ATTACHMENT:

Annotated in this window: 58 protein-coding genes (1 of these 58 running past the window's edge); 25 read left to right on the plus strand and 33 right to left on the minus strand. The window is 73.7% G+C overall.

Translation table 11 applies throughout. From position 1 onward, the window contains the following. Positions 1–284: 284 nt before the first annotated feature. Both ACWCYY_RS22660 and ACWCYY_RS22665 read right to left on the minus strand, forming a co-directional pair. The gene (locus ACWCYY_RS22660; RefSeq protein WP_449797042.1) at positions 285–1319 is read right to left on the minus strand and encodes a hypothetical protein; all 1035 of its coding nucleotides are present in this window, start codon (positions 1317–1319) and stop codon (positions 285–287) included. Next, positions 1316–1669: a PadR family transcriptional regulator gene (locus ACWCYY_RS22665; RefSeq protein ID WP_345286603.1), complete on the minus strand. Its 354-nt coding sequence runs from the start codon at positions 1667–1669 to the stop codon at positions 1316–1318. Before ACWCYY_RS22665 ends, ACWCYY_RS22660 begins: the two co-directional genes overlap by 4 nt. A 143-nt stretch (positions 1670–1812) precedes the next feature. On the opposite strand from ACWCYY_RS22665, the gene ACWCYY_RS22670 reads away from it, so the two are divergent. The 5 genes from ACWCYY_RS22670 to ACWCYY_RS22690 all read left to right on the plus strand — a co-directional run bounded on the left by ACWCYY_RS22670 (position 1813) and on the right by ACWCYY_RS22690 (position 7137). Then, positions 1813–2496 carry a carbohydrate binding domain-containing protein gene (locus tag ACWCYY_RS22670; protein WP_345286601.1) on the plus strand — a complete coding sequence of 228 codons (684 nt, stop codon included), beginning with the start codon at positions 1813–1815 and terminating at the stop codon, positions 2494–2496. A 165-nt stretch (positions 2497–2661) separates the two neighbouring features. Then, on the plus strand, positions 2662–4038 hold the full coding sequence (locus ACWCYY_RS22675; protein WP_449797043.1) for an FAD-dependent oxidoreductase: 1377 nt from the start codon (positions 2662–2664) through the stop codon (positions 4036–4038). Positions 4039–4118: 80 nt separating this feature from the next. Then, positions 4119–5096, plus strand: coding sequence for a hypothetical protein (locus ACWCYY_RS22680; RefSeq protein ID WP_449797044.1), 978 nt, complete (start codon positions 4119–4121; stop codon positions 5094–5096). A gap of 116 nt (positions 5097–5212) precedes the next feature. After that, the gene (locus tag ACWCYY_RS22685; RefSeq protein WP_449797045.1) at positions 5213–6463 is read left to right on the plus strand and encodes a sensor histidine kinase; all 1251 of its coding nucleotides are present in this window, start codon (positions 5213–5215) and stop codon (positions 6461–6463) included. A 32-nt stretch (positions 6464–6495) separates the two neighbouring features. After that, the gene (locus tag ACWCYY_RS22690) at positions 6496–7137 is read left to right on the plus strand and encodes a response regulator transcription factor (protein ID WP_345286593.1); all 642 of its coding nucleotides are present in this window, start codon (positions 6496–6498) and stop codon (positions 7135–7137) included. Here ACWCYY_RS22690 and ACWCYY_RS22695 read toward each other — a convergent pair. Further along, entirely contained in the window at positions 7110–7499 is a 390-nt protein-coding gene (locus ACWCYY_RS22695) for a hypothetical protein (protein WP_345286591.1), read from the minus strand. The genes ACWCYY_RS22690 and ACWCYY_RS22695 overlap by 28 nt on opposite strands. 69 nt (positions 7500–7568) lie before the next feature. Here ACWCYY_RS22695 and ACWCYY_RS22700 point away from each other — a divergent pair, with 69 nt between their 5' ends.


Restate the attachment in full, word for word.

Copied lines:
Annotated in this window: 58 protein-coding genes (1 of these 58 running past the window's edge); 25 read left to right on the plus strand and 33 right to left on the minus strand. The window is 73.7% G+C overall.

Translation table 11 applies throughout. From position 1 onward, the window contains the following. Positions 1–284: 284 nt before the first annotated feature. Both ACWCYY_RS22660 and ACWCYY_RS22665 read right to left on the minus strand, forming a co-directional pair. The gene (locus ACWCYY_RS22660; RefSeq protein WP_449797042.1) at positions 285–1319 is read right to left on the minus strand and encodes a hypothetical protein; all 1035 of its coding nucleotides are present in this window, start codon (positions 1317–1319) and stop codon (positions 285–287) included. Next, positions 1316–1669: a PadR family transcriptional regulator gene (locus ACWCYY_RS22665; RefSeq protein ID WP_345286603.1), complete on the minus strand. Its 354-nt coding sequence runs from the start codon at positions 1667–1669 to the stop codon at positions 1316–1318. Before ACWCYY_RS22665 ends, ACWCYY_RS22660 begins: the two co-directional genes overlap by 4 nt. A 143-nt stretch (positions 1670–1812) precedes the next feature. On the opposite strand from ACWCYY_RS22665, the gene ACWCYY_RS22670 reads away from it, so the two are divergent. The 5 genes from ACWCYY_RS22670 to ACWCYY_RS22690 all read left to right on the plus strand — a co-directional run bounded on the left by ACWCYY_RS22670 (position 1813) and on the right by ACWCYY_RS22690 (position 7137). Then, positions 1813–2496 carry a carbohydrate binding domain-containing protein gene (locus tag ACWCYY_RS22670; protein WP_345286601.1) on the plus strand — a complete coding sequence of 228 codons (684 nt, stop codon included), beginning with the start codon at positions 1813–1815 and terminating at the stop codon, positions 2494–2496. A 165-nt stretch (positions 2497–2661) separates the two neighbouring features. Then, on the plus strand, positions 2662–4038 hold the full coding sequence (locus ACWCYY_RS22675; protein WP_449797043.1) for an FAD-dependent oxidoreductase: 1377 nt from the start codon (positions 2662–2664) through the stop codon (positions 4036–4038). Positions 4039–4118: 80 nt separating this feature from the next. Then, positions 4119–5096, plus strand: coding sequence for a hypothetical protein (locus ACWCYY_RS22680; RefSeq protein ID WP_449797044.1), 978 nt, complete (start codon positions 4119–4121; stop codon positions 5094–5096). A gap of 116 nt (positions 5097–5212) precedes the next feature. After that, the gene (locus tag ACWCYY_RS22685; RefSeq protein WP_449797045.1) at positions 5213–6463 is read left to right on the plus strand and encodes a sensor histidine kinase; all 1251 of its coding nucleotides are present in this window, start codon (positions 5213–5215) and stop codon (positions 6461–6463) included. A 32-nt stretch (positions 6464–6495) separates the two neighbouring features. After that, the gene (locus tag ACWCYY_RS22690) at positions 6496–7137 is read left to right on the plus strand and encodes a response regulator transcription factor (protein ID WP_345286593.1); all 642 of its coding nucleotides are present in this window, start codon (positions 6496–6498) and stop codon (positions 7135–7137) included. Here ACWCYY_RS22690 and ACWCYY_RS22695 read toward each other — a convergent pair. Further along, entirely contained in the window at positions 7110–7499 is a 390-nt protein-coding gene (locus ACWCYY_RS22695) for a hypothetical protein (protein WP_345286591.1), read from the minus strand. The genes ACWCYY_RS22690 and ACWCYY_RS22695 overlap by 28 nt on opposite strands. 69 nt (positions 7500–7568) lie before the next feature. Here ACWCYY_RS22695 and ACWCYY_RS22700 point away from each other — a divergent pair, with 69 nt between their 5' ends.